Jonathan said he was inspired to try this building technique after a LUG meeting where he realized that 25 LEGO lightsaber blades fit perfectly into a 2×2 stud square. This build took over 10 hours to complete and, according to the builder, came with a constant and serious risk of collapse. I can’t even imagine the amount of patience it took Jonathan to complete this beast.

Lego Classic Space Logo Closeup

ASW-G-08 Gundam Barbatos Lupus

LEGO mecha builder Caleb L. has celebrated the new season of Mobile Suit Gundam Iron-Blooded Orphans by posting this lanky Gundam with a big sword and curvy horns.

ASW-G-08 Gundam Barbatos Lupus

The mecha is fully poseable, prepared to whack all comers with the aforementioned big giant sword.

ASW-G-08 Gundam Barbatos Lupus

I’m always fascinated by the underlying frames that LEGO mecha builders design as the skeletons for their big stompy robots. Caleb’s frame uses lots of clip connections with pneumatic T’s, and a ton of studs-out bricks (“Travis” bricks, headlight bricks, and so on) to affix the mecha’s skin.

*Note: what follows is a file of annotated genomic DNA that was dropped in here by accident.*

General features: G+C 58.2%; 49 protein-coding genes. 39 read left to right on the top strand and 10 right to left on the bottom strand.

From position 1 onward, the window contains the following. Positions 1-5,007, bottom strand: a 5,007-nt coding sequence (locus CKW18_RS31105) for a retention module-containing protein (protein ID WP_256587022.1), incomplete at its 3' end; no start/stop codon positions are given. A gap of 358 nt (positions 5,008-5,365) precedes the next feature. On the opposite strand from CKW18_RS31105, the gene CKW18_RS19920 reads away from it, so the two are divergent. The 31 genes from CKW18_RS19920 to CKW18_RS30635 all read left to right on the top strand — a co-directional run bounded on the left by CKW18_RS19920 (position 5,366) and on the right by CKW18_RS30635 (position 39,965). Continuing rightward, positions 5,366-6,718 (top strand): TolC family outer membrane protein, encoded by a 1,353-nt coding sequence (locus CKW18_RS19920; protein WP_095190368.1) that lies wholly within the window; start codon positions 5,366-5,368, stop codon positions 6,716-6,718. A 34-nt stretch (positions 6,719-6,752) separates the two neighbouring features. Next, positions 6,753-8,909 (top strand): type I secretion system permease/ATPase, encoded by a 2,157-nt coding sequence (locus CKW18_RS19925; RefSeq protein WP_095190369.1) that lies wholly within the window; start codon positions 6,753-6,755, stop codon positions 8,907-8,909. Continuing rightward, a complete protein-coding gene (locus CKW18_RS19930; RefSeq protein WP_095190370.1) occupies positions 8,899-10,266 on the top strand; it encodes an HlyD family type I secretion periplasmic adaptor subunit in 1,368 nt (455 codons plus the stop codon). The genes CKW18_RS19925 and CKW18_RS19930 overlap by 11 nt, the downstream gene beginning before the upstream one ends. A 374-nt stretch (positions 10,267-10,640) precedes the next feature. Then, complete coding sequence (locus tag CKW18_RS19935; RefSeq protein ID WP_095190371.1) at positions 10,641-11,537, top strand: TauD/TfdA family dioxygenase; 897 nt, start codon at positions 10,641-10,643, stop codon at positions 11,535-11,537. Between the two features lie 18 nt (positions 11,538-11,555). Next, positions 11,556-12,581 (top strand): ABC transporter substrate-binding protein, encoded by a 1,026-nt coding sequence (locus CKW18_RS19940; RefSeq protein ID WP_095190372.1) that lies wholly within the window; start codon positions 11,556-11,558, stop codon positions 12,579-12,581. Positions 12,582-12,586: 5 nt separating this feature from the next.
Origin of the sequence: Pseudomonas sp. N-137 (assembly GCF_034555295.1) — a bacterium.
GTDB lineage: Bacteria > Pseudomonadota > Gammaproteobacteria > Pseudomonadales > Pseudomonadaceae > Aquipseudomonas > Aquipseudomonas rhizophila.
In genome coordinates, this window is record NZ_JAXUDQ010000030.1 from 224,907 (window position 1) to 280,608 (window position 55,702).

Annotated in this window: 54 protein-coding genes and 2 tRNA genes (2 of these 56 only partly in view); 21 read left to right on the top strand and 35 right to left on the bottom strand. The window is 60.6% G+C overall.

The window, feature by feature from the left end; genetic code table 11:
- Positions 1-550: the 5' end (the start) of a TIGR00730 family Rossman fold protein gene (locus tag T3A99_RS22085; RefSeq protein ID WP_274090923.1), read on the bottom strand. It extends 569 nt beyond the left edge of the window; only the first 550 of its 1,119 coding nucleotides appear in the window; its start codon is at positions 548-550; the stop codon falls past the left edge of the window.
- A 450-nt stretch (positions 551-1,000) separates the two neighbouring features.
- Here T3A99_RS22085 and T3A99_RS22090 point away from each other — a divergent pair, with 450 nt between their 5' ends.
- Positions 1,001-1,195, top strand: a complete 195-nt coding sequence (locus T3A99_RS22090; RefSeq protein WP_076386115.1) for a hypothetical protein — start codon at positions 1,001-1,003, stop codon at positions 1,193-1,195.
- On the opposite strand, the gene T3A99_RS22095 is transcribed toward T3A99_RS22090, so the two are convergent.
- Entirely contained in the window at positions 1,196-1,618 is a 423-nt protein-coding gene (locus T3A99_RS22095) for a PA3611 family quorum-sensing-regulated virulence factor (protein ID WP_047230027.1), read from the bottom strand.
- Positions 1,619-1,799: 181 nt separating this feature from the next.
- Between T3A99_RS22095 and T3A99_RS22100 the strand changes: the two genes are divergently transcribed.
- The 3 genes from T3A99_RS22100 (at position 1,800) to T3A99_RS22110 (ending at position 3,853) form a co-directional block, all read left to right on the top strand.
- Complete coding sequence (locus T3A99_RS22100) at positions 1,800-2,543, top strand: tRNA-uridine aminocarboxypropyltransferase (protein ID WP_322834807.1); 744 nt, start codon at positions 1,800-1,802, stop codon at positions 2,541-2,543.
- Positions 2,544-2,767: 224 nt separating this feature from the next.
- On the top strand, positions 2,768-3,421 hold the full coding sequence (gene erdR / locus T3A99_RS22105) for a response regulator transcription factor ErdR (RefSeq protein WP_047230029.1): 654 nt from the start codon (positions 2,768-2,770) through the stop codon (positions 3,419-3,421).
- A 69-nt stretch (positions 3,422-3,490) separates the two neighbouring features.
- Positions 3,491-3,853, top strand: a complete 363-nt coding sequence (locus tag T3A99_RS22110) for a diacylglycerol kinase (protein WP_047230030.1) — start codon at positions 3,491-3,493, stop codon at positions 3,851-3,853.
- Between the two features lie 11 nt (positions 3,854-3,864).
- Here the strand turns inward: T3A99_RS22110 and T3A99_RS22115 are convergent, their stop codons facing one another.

ASW-G-08 Gundam Barbatos Lupus

Enlightening LEGO antique street lamps

Judging by his latest builds, Jonas Kramm must be preparing for the darkness of those long winter nights. His three decorative antique street lamps are designed around a selection of parts that are being examined in more detail over on parts-obsessed blog New Elementary. The first lamp is my favourite and shows an inspired use for the Mini Pony Tail in Black but special mention must go to the lamp on the right, as Jonas has definitely shown a fresh use for the paint-roller and tassel.

TheNewBlack - Lamps

If you want to read more from Jonas about his techniques and parts used for these builds, Jonas’ lamps are the first in a series of posts using a fun selection of new parts on New Elementary.